Canary Wharf bondholders do battle over Clifford Chance HQ sale proceeds

Deutsche Bank and Canary Wharf Group are seeking a court resolution over a financing deal following the £795m sale of Clifford Chance’s 10 Upper Bank Street building.

Deutsche Bank’s trustee business and Canary Wharf Finance II, a CWG subsidiary, are asking the court for a decision over whether to pay out £168.8m to note holders following the sale.

CWG brokered the sale of the 32-floor building to Qatar Holdings and China Life last Friday (20 June). China Life took up a 70 per cent interest in the building, Qatar Holding 20 per cent while CWG retained 10 per cent.

The sale of the tower formed part of a wider financing deal undertaken by the company and was due to pay off £577m of CWG group debt.

However the trustees argued that note holders could be due a bigger chunk than that already paid due to a ‘spens clause’ in the deal. The clause is aimed at protecting investors and discouraging note holders from early redemption. Issuers are forced to pay a premium if they redeem bonds early.

CWG said it would ask the court for a decision over the disputed pay out and handed the sum to Deutsche Bank AG’s London branch to hold in escrow until the fight is resolved.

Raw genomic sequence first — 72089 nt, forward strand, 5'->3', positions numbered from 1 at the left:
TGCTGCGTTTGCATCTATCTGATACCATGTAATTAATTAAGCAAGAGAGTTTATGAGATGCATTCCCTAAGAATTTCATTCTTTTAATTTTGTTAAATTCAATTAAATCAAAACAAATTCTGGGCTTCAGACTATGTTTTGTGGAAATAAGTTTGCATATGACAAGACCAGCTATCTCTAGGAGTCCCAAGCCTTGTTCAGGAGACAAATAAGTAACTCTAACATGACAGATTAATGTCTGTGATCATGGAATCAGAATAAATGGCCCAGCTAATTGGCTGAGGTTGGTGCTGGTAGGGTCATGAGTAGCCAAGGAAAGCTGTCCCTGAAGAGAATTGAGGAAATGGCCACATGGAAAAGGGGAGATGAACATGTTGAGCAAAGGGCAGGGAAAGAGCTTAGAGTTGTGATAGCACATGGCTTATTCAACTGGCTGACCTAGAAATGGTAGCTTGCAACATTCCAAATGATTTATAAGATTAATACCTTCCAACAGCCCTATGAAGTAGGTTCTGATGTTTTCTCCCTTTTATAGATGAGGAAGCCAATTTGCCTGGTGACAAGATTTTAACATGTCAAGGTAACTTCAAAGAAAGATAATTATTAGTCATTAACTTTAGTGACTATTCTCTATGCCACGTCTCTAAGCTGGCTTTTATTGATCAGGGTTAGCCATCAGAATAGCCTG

Canary Wharf Finance II issued A1, B and C notes as part of a securitisation deal and was due to redeem the notes on 22 July 2014.

Deutsche said: “It is unclear to the Trustee as to whether an additional amount of £168,746,800 should be paid to the holders of the Class A1 Notes in connection with the redemption.”

It added: “The issuer intends to make an application to the Court for a declaration as to whether, on a true construction of the Conditions and other relevant contractual documentation, the Premium is payable to the Noteholders.”

The building at the heart of the securitisation deal is home to Clifford Chance. The firm is a longstanding adviser of the group.